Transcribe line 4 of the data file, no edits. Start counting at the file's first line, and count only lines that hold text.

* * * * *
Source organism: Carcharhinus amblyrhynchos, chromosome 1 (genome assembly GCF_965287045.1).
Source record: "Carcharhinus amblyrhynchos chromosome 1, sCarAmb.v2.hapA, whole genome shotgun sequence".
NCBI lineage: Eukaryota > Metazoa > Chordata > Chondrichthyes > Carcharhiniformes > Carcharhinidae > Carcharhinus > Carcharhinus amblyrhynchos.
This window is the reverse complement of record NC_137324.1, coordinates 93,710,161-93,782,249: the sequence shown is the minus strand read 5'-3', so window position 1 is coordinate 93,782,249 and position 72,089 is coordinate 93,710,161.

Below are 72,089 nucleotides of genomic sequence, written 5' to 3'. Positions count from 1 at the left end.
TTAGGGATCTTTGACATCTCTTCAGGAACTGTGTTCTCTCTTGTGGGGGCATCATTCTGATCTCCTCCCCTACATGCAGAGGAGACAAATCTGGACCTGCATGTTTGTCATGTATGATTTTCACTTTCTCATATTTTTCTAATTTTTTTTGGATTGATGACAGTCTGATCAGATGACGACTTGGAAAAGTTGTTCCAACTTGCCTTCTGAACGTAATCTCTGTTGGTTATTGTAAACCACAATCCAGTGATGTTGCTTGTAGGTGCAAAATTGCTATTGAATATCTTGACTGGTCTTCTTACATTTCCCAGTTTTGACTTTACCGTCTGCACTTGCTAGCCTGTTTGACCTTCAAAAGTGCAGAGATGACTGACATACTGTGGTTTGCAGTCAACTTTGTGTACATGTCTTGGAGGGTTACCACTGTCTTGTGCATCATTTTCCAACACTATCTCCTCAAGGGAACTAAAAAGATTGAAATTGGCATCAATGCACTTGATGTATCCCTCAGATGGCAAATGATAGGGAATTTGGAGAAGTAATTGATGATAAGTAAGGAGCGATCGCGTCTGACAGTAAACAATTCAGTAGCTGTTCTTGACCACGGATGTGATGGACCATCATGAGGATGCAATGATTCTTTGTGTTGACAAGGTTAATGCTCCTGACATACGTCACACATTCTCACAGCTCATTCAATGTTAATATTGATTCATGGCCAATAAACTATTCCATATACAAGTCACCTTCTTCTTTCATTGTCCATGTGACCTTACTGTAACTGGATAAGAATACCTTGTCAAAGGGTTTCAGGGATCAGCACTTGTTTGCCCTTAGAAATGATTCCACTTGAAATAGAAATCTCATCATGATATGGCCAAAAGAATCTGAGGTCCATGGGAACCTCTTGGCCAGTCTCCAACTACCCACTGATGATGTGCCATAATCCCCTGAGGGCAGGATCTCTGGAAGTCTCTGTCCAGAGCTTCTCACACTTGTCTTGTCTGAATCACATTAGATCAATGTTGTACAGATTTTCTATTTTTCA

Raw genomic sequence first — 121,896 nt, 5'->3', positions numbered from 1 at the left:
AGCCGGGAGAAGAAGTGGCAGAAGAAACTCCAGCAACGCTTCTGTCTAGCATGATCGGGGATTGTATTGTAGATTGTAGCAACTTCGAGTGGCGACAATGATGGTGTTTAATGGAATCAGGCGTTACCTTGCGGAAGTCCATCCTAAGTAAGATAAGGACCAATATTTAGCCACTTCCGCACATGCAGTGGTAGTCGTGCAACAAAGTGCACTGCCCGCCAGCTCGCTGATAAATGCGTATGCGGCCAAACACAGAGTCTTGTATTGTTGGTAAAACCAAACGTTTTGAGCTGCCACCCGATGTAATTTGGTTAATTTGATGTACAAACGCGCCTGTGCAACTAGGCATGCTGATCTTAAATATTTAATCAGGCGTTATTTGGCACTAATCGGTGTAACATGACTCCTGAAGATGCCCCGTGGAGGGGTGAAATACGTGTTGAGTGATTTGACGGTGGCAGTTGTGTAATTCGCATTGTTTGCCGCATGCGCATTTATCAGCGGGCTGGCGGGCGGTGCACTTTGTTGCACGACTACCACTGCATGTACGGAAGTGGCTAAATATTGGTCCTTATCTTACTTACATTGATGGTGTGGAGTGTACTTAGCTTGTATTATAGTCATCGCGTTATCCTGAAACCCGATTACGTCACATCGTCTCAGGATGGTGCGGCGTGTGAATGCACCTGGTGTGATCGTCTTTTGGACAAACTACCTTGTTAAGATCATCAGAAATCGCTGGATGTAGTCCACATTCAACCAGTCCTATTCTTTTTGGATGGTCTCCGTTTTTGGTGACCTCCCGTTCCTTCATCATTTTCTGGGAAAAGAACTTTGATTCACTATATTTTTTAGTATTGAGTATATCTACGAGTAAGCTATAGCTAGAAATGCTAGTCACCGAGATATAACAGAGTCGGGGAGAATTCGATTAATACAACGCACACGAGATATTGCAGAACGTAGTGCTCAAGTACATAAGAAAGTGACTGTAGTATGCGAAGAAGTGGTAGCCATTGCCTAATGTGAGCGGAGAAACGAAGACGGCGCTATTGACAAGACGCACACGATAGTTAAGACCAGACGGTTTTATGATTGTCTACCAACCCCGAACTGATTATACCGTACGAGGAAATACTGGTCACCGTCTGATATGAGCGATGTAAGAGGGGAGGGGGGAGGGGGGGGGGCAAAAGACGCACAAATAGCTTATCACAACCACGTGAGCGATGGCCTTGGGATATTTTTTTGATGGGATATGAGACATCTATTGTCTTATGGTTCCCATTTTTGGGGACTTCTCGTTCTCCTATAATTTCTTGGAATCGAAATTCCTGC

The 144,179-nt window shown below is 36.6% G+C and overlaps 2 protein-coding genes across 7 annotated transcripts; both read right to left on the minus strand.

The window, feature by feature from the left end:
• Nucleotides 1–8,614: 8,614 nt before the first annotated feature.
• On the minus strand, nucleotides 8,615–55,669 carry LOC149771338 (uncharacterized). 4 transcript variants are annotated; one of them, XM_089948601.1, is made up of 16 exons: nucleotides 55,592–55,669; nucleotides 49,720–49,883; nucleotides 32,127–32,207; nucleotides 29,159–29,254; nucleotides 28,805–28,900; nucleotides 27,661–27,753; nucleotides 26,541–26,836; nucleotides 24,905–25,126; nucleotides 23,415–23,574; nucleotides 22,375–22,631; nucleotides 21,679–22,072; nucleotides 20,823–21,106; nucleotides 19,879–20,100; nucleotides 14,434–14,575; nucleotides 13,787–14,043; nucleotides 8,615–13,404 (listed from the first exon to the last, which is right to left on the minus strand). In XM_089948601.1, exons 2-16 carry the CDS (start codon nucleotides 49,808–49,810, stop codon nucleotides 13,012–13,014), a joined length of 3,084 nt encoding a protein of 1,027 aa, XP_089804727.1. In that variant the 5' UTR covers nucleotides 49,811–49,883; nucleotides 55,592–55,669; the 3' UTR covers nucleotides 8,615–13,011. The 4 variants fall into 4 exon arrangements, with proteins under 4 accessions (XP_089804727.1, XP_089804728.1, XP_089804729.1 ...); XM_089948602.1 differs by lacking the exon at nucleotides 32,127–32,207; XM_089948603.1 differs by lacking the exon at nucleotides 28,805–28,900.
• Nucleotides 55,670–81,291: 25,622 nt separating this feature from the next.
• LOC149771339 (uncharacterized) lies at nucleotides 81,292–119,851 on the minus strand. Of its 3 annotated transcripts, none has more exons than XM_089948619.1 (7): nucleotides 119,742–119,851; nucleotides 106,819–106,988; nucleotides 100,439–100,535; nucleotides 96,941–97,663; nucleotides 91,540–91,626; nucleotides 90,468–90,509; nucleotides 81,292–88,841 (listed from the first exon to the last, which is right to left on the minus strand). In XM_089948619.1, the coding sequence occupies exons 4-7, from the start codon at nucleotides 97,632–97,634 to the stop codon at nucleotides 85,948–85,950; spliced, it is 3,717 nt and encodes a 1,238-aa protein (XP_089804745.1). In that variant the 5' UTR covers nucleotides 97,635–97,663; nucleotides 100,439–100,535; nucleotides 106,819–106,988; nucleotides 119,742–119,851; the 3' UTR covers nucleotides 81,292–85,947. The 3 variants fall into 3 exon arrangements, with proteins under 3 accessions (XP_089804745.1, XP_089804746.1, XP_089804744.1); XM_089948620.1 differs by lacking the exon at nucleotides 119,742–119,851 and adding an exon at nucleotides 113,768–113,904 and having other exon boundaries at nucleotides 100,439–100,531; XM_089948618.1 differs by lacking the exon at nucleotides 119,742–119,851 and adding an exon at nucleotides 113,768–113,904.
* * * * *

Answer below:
This window is the reverse complement of record NC_137324.1, coordinates 93,710,161-93,782,249: the sequence shown is the minus strand read 5'-3', so window position 1 is coordinate 93,782,249 and position 72,089 is coordinate 93,710,161.